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The Bridge of San Luis Rey (original 1927; edition 2003)

by Thornton Wilder, Russell Banks (Foreword)

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2,900661,988 (3.79)120
Member:writestuff
Title:The Bridge of San Luis Rey
Authors:Thornton Wilder
Other authors:Russell Banks (Foreword)
Info:HarperCollins Canada / Harper Trade (2003), Paperback, 160 pages
Collections:Your library
Rating:***
Tags:2007 Read, Pulitzer Project, Classic Literature

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The Bridge of San Luis Rey by Thornton Wilder (1927)

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English (65)  Spanish (1)  All languages (66)
Showing 1-5 of 65 (next | show all)
This is a book which is often required reading in high school English classes, and I think it suffers for it. This book has a deceptively simple story line, but is much richer and more complex than appears on its face. The lives of the victims of the bridge collapse are varied, and often sad or tragic. This Pulitzer Prize Winning novella is well worth reading. ( )
  whymaggiemay | Mar 23, 2015 |
I am certainly not the first, nor will I be the last, to recognize the brilliance of this novella. This is my first Thornton Wilder read.....how I could have made it this far in life without reading his work is beyond me. Somehow he manages to create vivid and memorable characters who share the experience of dying when a bridge collapses. From that event he proceeds to ask profound and essentially unanswerable questions, of the sort we all try to address or avoid throughout our life. Is there intention? Is there meaning? When is it the right time for as person to die? Is there such a thing or is it all happenstance? The introduction for this 75th anniversary edition of the novel by Russell Banks is excellent. He draws a parallel between the experience of those surviving the bridge collapse to those surviving the 9/11 attacks. The same eternal questions apply. Lovely, powerful prose makes this so very readable and timeless! ( )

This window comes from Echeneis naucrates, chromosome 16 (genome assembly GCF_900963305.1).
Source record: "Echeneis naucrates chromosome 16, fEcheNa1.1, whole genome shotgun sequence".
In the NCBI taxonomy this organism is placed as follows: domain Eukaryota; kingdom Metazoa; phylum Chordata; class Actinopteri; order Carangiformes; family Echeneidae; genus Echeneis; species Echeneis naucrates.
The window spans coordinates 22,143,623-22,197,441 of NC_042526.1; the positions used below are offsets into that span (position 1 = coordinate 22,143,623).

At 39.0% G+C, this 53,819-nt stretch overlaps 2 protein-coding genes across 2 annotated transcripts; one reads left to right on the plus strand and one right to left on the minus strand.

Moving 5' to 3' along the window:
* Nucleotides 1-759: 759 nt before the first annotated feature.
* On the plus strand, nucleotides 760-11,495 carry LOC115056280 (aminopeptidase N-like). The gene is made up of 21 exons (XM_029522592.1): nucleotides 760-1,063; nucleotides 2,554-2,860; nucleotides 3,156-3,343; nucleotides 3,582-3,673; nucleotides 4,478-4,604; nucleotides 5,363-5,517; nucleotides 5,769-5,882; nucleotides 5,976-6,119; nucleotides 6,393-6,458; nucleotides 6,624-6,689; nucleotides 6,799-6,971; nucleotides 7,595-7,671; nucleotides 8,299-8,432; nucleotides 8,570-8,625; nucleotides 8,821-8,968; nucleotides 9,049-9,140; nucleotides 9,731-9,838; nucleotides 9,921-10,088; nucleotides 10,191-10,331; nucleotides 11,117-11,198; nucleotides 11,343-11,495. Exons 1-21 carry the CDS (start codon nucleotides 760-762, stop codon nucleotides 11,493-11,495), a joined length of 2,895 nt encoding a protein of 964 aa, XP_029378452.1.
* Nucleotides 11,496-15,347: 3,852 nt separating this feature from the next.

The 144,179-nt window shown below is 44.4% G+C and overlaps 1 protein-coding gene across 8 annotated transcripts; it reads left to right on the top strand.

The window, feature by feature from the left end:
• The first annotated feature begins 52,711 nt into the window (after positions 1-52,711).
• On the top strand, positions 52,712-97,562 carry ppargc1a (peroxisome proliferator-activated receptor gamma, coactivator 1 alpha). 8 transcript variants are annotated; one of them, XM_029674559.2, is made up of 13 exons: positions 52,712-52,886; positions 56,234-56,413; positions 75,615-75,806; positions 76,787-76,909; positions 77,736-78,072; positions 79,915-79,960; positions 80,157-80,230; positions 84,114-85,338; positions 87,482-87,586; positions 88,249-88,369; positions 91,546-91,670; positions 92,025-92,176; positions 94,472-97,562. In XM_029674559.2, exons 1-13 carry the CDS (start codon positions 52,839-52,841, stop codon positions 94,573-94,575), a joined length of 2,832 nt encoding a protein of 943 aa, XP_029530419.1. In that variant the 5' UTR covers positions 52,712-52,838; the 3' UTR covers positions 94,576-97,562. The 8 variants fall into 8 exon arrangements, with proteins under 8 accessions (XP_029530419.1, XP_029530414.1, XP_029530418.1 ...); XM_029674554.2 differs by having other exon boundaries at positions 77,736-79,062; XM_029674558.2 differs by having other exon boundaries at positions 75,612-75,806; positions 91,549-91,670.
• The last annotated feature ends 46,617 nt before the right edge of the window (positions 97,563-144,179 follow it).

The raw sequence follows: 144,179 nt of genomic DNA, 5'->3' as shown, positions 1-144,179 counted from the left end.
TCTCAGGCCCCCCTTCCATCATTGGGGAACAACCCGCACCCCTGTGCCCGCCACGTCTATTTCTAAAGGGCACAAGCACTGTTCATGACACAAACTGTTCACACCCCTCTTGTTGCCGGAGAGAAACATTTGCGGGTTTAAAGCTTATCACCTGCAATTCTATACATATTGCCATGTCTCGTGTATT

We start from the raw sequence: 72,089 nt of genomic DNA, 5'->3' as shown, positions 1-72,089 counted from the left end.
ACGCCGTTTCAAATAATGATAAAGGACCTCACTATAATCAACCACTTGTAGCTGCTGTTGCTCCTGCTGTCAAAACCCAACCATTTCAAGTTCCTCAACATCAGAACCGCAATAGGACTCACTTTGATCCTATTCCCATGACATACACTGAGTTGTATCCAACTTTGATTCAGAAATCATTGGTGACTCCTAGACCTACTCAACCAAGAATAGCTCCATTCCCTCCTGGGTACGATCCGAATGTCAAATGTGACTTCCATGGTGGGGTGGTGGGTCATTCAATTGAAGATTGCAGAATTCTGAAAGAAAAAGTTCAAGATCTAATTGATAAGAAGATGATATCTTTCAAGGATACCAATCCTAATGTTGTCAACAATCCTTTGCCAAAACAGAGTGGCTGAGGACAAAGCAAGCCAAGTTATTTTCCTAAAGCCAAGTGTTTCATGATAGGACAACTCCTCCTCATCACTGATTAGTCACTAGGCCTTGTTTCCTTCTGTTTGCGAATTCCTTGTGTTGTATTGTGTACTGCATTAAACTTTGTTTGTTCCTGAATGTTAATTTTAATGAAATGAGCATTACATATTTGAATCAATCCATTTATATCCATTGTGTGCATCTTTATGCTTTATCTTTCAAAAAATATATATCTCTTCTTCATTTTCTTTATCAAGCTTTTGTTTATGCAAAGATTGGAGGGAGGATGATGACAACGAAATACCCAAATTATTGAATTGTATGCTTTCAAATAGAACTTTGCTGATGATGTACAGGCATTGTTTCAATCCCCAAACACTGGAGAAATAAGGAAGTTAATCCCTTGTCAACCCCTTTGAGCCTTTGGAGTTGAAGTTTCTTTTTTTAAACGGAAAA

hemlokgang | Mar 4, 2015 |
The last lines are beautiful. ( )
  kmelchor | Feb 8, 2015 |
“On Friday noon, July the twentieth, 1714, the finest bridge in all Peru broke and precipitated five travelers into the gulf below.” And so begins The Bridge of San Luis Rey, which is a small masterpiece. Wilder’s prose is beautiful and he creates great character sketches in a work that is all framed to consider the question “Is there a direction and meaning in lives beyond the individual’s own will?” He applies just the right touch artistically for so weighty a subject, and in the end, as in life, the “answer” is really up to the reader. Highly recommended.

Some fun facts: Wilder was born in Madison, Wisconsin, and graduated from Berkeley High School. The book launched him to immediate worldwide fame; his teaching salary at the time was $3,000 and the book made him $87,000 in 1928 alone, which is about a million dollars in today’s currency. Lastly, David Mitchell fans will recall the character Luisa Rey, named as an homage to this work, as well as perhaps recall the epigraph to Ghostwritten, taken from the end of the first chapter:
“And I, who claim to know so much more, isn’t it possible that even I have missed the very spring within the spring?
Some say that we shall never know and that to the gods we are like flies that the boys kill on a summer day, and some say, on the contrary, that the very sparrows do not lose a feather that has not been brushed away by the finger of God.”

A couple of other quotes that I loved:
On literature:
“…the Conde delighted in her letters, but he thought that when he had enjoyed the style he had extracted all their richness and intention, missing (as most readers do) the whole purport of literature, which is the notation of the heart.”

And this one on love, which I found that Tony Blair used in a memorial service for British victims of 9/11:
“But soon we shall die and all memories of those five will have left the earth, and we ourselves shall be loved for a while and forgotten. But the love will have been enough; all those impulses of love return to the love that made them. Even memory is not necessary for love. There is a land of the living and a land of the dead and the bridge is love, the only survival, the only meaning." ( )